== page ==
The hopefully now-final strategy outlines four key objectives (still): 

  1. Preventing food loss.

  2. Preventing food waste.

  3. Increasing recycling rates for organic waste.  

  4. Supporting policies that encourage all of the above.

This plan promises a variety of economic, environmental and social benefits, such as increasing access for the food-insecure and reducing household costs, if these three agencies ever get around to executing it.

USDA looks to adjust labeling for uncured, cultivated meat

According to Food Navigator USA, USDA is working on updating its meat and poultry labeling requirements, with an anticipated publication date of late this year or early next. This comes as part of an effort to modernize the Nutrition Facts labels for these products, especially regarding uncured and cell-cultivated meats.

For uncured meat products, USDA is looking to clarify the language surrounding “no nitrate or nitrite added” claims that could mislead consumers. But cultured or cultivated meat, meaning meat grown from animal cell cultures, may require bigger changes.

Based on a September 2021 advance notice that received more than a thousand comments, cultivated meat may soon be required to be labeled to clearly differentiate it from conventional meat or poultry. While “cell-cultured” was the language most suggested by commenters, members of the conventional meat industry wanted to go with “lab-grown.” Wonder why.


Better Meat Co. reduces costs, threatens commodity beef

Get ready for steak you can grow like a ‘shroom. Sacramento-based alt-meat startup Better Meat Co. has significantly reduced its costs by switching to a continuous process for its “Rhiza” mycoprotein, which could reduce the product’s cost enough to compete with commodity beef.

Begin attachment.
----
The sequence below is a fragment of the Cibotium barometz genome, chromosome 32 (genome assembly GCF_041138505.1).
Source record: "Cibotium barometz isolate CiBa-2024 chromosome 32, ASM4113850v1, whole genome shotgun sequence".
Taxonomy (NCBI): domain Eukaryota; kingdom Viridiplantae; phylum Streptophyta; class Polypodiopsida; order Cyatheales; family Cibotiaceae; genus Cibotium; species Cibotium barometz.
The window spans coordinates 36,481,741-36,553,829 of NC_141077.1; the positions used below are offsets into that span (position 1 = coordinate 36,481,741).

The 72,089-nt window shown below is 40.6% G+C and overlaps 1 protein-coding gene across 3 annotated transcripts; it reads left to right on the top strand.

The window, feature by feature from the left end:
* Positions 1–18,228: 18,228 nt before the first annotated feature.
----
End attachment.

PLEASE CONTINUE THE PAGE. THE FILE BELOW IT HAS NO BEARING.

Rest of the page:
“You are harvesting every single second, which is the holy grail for fermentation because it opens up dramatically greater efficiencies,” CEO Paul Shapiro told AgFunder News. “The Better Meat Co. has proven its ability to run in batch, semi-continuous and continuous fermentation modes at our demo-scale plant. In the last year alone, our continuous R&D has enabled us to slash feedstock costs while producing a higher quantity of mycelium, enabling a total at-scale cost reduction of more than 30%.”

The Good Food Institute claims that consumers currently pay a premium for plant-based meats, but that the price disparity between these products and conventional meat will continue to shrink as new technologies and techniques improve production. Good news for the alt-meat category, and it definitely needs some.

About the Author(s)

Scott Miller

Staff writer, Food & Beverage Insider

Scott Miller brings two decades of experience as a writer, editor, and communications specialist to Food & Beverage Insider. He’s done a little of everything, from walking a beat as a freelance journalist to taking the Big Red Pen to massive technical volumes. He even ran a professional brewing industry website for several years, leveling up content delivery during an era when everyone had a blog.

Since starting at Food & Beverage Insider, he’s written pieces on the price of greenwashing (and how to avoid it), debunked studies that served little to no purpose (other than upsetting the public) and explained the benefits of caffeine alternatives, along with various other stories on trends and events.

Scott is particularly interested in how science, technology and industry are converging to answer tomorrow’s big questions about food insecurity, climate change and more.